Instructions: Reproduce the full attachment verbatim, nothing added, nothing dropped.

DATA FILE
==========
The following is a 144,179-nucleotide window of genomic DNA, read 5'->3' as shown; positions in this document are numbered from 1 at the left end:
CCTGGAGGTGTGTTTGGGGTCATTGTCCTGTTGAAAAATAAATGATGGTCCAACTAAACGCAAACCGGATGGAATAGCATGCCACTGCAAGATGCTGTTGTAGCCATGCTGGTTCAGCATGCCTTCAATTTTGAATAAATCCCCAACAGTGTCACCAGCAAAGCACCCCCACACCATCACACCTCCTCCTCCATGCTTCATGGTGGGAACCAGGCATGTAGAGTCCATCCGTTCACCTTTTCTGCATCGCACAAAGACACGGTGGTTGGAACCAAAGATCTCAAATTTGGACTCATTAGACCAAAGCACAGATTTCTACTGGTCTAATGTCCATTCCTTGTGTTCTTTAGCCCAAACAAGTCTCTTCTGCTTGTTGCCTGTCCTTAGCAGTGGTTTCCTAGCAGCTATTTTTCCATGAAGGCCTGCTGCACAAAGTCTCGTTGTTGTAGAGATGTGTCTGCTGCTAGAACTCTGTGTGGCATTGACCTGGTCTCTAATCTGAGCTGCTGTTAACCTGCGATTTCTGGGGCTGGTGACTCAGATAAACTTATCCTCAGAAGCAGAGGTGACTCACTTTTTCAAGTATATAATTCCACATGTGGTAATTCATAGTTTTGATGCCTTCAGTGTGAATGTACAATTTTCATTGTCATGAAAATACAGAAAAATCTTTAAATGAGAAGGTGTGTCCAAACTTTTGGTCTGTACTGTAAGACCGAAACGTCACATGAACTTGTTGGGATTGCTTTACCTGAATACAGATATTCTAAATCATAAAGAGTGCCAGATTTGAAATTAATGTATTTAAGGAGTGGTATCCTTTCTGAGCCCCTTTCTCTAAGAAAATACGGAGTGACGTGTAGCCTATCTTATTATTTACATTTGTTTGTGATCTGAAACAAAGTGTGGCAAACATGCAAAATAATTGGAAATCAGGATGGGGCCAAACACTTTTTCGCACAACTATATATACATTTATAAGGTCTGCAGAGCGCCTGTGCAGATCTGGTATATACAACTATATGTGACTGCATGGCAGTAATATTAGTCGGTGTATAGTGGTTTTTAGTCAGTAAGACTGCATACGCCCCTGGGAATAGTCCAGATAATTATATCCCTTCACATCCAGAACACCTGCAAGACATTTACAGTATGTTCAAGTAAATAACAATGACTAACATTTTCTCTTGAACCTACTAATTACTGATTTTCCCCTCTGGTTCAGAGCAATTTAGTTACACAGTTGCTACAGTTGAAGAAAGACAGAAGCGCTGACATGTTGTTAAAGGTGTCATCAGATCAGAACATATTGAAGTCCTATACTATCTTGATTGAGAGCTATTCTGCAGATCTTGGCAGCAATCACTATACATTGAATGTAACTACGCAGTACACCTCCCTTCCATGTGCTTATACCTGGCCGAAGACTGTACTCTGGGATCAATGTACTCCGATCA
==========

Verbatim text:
The following is a 144,179-nucleotide window of genomic DNA, read 5'->3' as shown; positions in this document are numbered from 1 at the left end:
CCTGGAGGTGTGTTTGGGGTCATTGTCCTGTTGAAAAATAAATGATGGTCCAACTAAACGCAAACCGGATGGAATAGCATGCCACTGCAAGATGCTGTTGTAGCCATGCTGGTTCAGCATGCCTTCAATTTTGAATAAATCCCCAACAGTGTCACCAGCAAAGCACCCCCACACCATCACACCTCCTCCTCCATGCTTCATGGTGGGAACCAGGCATGTAGAGTCCATCCGTTCACCTTTTCTGCATCGCACAAAGACACGGTGGTTGGAACCAAAGATCTCAAATTTGGACTCATTAGACCAAAGCACAGATTTCTACTGGTCTAATGTCCATTCCTTGTGTTCTTTAGCCCAAACAAGTCTCTTCTGCTTGTTGCCTGTCCTTAGCAGTGGTTTCCTAGCAGCTATTTTTCCATGAAGGCCTGCTGCACAAAGTCTCGTTGTTGTAGAGATGTGTCTGCTGCTAGAACTCTGTGTGGCATTGACCTGGTCTCTAATCTGAGCTGCTGTTAACCTGCGATTTCTGGGGCTGGTGACTCAGATAAACTTATCCTCAGAAGCAGAGGTGACTCACTTTTTCAAGTATATAATTCCACATGTGGTAATTCATAGTTTTGATGCCTTCAGTGTGAATGTACAATTTTCATTGTCATGAAAATACAGAAAAATCTTTAAATGAGAAGGTGTGTCCAAACTTTTGGTCTGTACTGTAAGACCGAAACGTCACATGAACTTGTTGGGATTGCTTTACCTGAATACAGATATTCTAAATCATAAAGAGTGCCAGATTTGAAATTAATGTATTTAAGGAGTGGTATCCTTTCTGAGCCCCTTTCTCTAAGAAAATACGGAGTGACGTGTAGCCTATCTTATTATTTACATTTGTTTGTGATCTGAAACAAAGTGTGGCAAACATGCAAAATAATTGGAAATCAGGATGGGGCCAAACACTTTTTCGCACAACTATATATACATTTATAAGGTCTGCAGAGCGCCTGTGCAGATCTGGTATATACAACTATATGTGACTGCATGGCAGTAATATTAGTCGGTGTATAGTGGTTTTTAGTCAGTAAGACTGCATACGCCCCTGGGAATAGTCCAGATAATTATATCCCTTCACATCCAGAACACCTGCAAGACATTTACAGTATGTTCAAGTAAATAACAATGACTAACATTTTCTCTTGAACCTACTAATTACTGATTTTCCCCTCTGGTTCAGAGCAATTTAGTTACACAGTTGCTACAGTTGAAGAAAGACAGAAGCGCTGACATGTTGTTAAAGGTGTCATCAGATCAGAACATATTGAAGTCCTATACTATCTTGATTGAGAGCTATTCTGCAGATCTTGGCAGCAATCACTATACATTGAATGTAACTACGCAGTACACCTCCCTTCCATGTGCTTATACCTGGCCGAAGACTGTACTCTGGGATCAATGTACTCCGATCA